American Airlines, Frontier Airlines and Delta Air Lines were all fined for violating the U.S. Department of Transportation rules for consumer protection, said the department late Friday.

Frontier was fined $400,000 for its violations of disability and over-sales rules, while American was fined $250,000 for its failure to make refunds to its passengers on a timely basis, and Delta was fined $200,000 for the filing of inaccurate baggage reports, said the department through a formal statement.

Delta did not properly report baggage claims in their entirety between 2012 and 2015 and told the Department of Transportation that if he reported all claims it would have fallen from its fourth ranking to fifth amongst carriers for the least number of baggage claims during 2012 and 2013.

In a prepared statement Delta said it had been notified in 2016 its policy for damaged bags was not in compliance with that of the published guidelines of the department and it updated that policy immediately.

Frontier did not seek volunteers prior to bumping their passengers involuntarily, did not provide its bumped passengers the written notice required describing the passengers’ rights, and it failed to give proper compensations to its passengers in a timely fashion, said the DOT.

In a prepared statement, Frontier said it remained committed to being in compliance with all rules at the DOT, the airline added that it updated its procedures that were not effective as well as taking steps including, introducing a revamped reporting system. It also must add a new management position for quality assurance by September 1.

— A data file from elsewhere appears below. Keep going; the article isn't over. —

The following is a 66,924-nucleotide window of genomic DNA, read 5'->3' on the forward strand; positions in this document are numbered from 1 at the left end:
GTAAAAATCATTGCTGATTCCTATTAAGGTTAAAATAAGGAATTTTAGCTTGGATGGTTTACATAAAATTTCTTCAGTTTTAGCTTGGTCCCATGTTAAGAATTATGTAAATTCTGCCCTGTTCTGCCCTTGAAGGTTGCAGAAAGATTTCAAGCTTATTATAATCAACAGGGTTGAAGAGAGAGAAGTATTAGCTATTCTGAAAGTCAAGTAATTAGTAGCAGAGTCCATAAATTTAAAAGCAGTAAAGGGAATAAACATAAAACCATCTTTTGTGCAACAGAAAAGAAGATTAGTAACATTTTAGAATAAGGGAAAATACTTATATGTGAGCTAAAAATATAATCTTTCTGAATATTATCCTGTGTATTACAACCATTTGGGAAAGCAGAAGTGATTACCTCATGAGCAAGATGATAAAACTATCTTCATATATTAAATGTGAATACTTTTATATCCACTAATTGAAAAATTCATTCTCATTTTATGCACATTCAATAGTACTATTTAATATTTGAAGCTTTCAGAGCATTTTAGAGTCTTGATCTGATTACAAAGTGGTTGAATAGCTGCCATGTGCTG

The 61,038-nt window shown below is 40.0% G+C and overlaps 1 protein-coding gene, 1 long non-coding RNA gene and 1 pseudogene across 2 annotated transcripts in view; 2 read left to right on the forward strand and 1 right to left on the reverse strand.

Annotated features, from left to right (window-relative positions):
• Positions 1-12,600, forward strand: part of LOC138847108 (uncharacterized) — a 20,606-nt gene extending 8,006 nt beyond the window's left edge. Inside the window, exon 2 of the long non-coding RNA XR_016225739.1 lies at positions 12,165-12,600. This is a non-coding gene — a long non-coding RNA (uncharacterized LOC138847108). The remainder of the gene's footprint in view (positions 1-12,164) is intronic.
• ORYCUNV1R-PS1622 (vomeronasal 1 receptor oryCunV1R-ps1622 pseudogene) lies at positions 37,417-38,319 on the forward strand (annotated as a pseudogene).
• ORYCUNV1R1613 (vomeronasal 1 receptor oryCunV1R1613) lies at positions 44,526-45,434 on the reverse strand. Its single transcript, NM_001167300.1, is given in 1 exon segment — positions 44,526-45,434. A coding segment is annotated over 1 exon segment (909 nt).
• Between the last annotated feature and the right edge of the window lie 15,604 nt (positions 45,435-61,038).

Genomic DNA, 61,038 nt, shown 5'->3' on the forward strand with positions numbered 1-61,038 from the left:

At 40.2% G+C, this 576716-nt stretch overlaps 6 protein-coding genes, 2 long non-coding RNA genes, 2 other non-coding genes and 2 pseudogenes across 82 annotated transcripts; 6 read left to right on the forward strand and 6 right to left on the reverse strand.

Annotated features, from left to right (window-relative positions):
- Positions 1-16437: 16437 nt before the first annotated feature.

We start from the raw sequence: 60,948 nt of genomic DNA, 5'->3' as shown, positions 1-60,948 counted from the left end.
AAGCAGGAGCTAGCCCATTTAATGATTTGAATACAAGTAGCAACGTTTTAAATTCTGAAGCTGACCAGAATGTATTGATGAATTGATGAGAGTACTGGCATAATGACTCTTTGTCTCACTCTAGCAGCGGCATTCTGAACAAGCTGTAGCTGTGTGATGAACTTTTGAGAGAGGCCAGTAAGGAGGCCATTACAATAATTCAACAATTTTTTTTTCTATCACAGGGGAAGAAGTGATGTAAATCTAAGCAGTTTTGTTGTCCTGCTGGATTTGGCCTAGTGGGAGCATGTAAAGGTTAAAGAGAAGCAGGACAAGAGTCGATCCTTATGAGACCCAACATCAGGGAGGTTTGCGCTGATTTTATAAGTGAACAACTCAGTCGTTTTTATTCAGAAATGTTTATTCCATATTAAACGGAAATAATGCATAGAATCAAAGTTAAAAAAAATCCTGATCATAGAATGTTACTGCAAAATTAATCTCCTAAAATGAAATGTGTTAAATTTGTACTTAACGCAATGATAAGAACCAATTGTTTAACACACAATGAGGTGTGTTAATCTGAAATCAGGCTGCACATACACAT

American Airlines did not process a substantial number of its refunds on a timely basis during 2015, said the department.

The airline said on Friday it was committed to providing refunds on a timely basis to its customers.

American added that it took a number of proactive steps in addressing the delays in refunds that certain passengers had experienced during 2015 due to an issue with systems integration after its merger with US Airways that included investments to make improvements in processing times.

Bumping practices at airlines have attracted much more scrutiny after a video of a passenger being dragged from a flight on United Airlines last April came to light.

That incident as well as others has been broadcasted across social media prompting hearings on Capitol Hill with executives in the airline industry that brought up questions about cost cutting by airlines and customer service.

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